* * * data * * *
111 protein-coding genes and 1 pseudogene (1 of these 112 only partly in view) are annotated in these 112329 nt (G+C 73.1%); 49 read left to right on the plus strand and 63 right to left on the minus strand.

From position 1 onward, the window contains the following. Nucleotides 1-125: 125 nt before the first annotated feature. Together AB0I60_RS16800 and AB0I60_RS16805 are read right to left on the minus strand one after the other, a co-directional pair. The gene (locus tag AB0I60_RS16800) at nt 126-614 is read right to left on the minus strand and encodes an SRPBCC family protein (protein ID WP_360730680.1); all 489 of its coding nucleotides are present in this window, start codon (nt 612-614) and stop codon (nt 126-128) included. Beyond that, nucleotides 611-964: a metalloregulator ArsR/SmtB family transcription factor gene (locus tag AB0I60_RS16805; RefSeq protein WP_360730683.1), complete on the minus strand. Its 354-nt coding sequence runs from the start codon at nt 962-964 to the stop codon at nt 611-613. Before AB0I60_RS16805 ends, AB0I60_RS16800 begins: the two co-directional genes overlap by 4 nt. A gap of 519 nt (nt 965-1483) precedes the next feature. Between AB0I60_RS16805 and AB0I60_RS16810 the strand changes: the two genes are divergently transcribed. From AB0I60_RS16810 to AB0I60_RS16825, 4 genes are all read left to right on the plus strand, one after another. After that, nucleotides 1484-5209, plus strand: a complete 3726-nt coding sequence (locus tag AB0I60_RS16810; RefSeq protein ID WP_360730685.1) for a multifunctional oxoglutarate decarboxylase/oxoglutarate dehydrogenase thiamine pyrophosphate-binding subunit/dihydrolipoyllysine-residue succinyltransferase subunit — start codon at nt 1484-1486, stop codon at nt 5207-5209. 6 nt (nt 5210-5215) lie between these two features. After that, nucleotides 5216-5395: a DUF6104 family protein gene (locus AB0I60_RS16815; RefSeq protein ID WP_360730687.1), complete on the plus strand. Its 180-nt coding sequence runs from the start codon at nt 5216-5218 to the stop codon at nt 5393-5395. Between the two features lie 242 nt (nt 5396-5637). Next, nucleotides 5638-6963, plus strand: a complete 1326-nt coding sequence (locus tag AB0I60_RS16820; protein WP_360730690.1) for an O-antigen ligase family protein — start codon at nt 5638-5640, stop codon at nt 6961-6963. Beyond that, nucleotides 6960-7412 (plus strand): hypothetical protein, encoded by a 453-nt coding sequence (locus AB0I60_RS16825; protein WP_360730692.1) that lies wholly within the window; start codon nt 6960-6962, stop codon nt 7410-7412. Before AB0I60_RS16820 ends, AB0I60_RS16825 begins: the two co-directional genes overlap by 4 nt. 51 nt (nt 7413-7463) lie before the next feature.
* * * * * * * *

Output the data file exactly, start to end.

111 protein-coding genes and 1 pseudogene (1 of these 112 only partly in view) are annotated in these 112329 nt (G+C 73.1%); 49 read left to right on the plus strand and 63 right to left on the minus strand.

From position 1 onward, the window contains the following. Nucleotides 1-125: 125 nt before the first annotated feature. Together AB0I60_RS16800 and AB0I60_RS16805 are read right to left on the minus strand one after the other, a co-directional pair. The gene (locus tag AB0I60_RS16800) at nt 126-614 is read right to left on the minus strand and encodes an SRPBCC family protein (protein ID WP_360730680.1); all 489 of its coding nucleotides are present in this window, start codon (nt 612-614) and stop codon (nt 126-128) included. Beyond that, nucleotides 611-964: a metalloregulator ArsR/SmtB family transcription factor gene (locus tag AB0I60_RS16805; RefSeq protein WP_360730683.1), complete on the minus strand. Its 354-nt coding sequence runs from the start codon at nt 962-964 to the stop codon at nt 611-613. Before AB0I60_RS16805 ends, AB0I60_RS16800 begins: the two co-directional genes overlap by 4 nt. A gap of 519 nt (nt 965-1483) precedes the next feature. Between AB0I60_RS16805 and AB0I60_RS16810 the strand changes: the two genes are divergently transcribed. From AB0I60_RS16810 to AB0I60_RS16825, 4 genes are all read left to right on the plus strand, one after another. After that, nucleotides 1484-5209, plus strand: a complete 3726-nt coding sequence (locus tag AB0I60_RS16810; RefSeq protein ID WP_360730685.1) for a multifunctional oxoglutarate decarboxylase/oxoglutarate dehydrogenase thiamine pyrophosphate-binding subunit/dihydrolipoyllysine-residue succinyltransferase subunit — start codon at nt 1484-1486, stop codon at nt 5207-5209. 6 nt (nt 5210-5215) lie between these two features. After that, nucleotides 5216-5395: a DUF6104 family protein gene (locus AB0I60_RS16815; RefSeq protein ID WP_360730687.1), complete on the plus strand. Its 180-nt coding sequence runs from the start codon at nt 5216-5218 to the stop codon at nt 5393-5395. Between the two features lie 242 nt (nt 5396-5637). Next, nucleotides 5638-6963, plus strand: a complete 1326-nt coding sequence (locus tag AB0I60_RS16820; protein WP_360730690.1) for an O-antigen ligase family protein — start codon at nt 5638-5640, stop codon at nt 6961-6963. Beyond that, nucleotides 6960-7412 (plus strand): hypothetical protein, encoded by a 453-nt coding sequence (locus AB0I60_RS16825; protein WP_360730692.1) that lies wholly within the window; start codon nt 6960-6962, stop codon nt 7410-7412. Before AB0I60_RS16820 ends, AB0I60_RS16825 begins: the two co-directional genes overlap by 4 nt. 51 nt (nt 7413-7463) lie before the next feature.